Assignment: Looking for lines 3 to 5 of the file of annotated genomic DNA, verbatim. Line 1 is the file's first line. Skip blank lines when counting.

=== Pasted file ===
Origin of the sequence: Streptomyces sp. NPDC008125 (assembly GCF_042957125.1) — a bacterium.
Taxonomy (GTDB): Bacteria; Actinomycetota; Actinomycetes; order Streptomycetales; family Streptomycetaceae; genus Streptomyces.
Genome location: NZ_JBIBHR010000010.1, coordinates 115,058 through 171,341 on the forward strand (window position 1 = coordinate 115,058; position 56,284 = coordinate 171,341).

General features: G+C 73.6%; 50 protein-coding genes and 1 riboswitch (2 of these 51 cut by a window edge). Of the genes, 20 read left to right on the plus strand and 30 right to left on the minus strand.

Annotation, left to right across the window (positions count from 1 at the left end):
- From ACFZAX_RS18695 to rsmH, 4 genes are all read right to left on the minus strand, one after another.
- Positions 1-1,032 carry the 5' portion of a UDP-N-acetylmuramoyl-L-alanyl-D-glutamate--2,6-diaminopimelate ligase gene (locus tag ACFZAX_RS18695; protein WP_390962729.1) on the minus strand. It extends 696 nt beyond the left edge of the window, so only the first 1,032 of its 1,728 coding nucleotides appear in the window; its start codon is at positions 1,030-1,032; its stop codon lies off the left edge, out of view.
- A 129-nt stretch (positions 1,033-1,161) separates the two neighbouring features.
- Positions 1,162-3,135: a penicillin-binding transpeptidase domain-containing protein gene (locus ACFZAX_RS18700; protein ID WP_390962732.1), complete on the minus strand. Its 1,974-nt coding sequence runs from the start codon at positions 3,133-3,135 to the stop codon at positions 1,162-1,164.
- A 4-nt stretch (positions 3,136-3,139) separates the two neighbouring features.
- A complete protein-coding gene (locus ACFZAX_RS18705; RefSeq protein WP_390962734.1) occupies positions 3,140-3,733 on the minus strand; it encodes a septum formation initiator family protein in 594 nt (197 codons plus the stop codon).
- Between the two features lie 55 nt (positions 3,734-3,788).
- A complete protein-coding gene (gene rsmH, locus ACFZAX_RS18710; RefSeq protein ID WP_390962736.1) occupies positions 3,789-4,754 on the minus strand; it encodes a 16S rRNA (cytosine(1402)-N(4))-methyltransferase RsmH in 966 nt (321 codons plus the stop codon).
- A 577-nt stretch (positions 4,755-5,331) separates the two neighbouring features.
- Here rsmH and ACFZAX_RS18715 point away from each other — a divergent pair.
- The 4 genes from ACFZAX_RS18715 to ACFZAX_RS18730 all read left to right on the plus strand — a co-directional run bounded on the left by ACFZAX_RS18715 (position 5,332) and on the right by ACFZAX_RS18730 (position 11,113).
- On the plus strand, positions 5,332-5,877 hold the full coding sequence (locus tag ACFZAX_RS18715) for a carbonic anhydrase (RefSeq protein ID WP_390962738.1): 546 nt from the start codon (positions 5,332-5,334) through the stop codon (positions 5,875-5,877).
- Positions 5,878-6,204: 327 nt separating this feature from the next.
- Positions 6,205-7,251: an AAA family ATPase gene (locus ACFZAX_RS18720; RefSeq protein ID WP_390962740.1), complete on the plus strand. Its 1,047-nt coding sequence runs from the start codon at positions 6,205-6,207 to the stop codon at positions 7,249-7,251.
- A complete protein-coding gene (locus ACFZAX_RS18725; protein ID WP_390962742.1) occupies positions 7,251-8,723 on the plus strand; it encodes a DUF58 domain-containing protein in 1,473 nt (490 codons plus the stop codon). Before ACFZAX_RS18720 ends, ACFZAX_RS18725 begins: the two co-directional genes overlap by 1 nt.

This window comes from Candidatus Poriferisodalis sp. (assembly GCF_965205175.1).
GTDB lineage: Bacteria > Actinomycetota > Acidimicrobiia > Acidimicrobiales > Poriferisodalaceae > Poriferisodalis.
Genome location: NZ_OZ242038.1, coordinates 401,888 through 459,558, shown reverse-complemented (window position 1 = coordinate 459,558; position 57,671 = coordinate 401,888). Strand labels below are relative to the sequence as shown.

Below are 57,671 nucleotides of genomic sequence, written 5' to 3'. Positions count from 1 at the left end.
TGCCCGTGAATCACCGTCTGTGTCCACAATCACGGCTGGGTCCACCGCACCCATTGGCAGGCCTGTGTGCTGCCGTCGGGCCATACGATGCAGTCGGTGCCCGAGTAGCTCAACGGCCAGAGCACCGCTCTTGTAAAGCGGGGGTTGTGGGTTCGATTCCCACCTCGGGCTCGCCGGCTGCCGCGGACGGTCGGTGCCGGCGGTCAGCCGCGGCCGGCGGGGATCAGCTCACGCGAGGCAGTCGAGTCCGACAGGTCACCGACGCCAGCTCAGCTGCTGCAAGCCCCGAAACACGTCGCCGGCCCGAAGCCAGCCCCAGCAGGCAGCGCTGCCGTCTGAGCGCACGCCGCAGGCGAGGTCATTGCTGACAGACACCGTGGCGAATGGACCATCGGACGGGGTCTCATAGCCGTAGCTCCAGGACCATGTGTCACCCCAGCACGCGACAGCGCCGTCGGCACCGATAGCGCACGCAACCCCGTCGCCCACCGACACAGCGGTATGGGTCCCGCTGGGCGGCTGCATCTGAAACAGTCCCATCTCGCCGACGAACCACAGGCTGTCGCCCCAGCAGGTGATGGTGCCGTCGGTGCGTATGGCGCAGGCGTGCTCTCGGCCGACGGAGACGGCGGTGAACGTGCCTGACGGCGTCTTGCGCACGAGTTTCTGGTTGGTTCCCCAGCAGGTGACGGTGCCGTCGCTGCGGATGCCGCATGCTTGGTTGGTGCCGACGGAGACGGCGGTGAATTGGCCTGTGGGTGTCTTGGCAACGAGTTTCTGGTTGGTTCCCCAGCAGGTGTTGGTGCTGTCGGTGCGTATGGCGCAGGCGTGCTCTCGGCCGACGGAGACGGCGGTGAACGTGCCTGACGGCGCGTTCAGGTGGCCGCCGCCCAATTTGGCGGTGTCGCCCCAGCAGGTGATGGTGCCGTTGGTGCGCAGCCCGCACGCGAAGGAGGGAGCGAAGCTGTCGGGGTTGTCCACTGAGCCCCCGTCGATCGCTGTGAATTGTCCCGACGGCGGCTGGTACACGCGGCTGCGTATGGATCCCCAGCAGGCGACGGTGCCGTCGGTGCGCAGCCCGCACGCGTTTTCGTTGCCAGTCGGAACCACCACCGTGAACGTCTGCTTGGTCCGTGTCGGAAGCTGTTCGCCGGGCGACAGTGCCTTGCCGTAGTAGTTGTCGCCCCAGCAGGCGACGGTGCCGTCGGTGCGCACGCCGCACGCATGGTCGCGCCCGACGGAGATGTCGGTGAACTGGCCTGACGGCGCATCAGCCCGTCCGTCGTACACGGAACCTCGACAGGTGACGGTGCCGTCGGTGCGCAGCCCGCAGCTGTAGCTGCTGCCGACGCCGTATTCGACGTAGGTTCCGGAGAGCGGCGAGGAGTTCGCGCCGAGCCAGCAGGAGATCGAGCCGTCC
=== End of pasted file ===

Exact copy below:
Genome location: NZ_JBIBHR010000010.1, coordinates 115,058 through 171,341 on the forward strand (window position 1 = coordinate 115,058; position 56,284 = coordinate 171,341).

General features: G+C 73.6%; 50 protein-coding genes and 1 riboswitch (2 of these 51 cut by a window edge). Of the genes, 20 read left to right on the plus strand and 30 right to left on the minus strand.

Annotation, left to right across the window (positions count from 1 at the left end):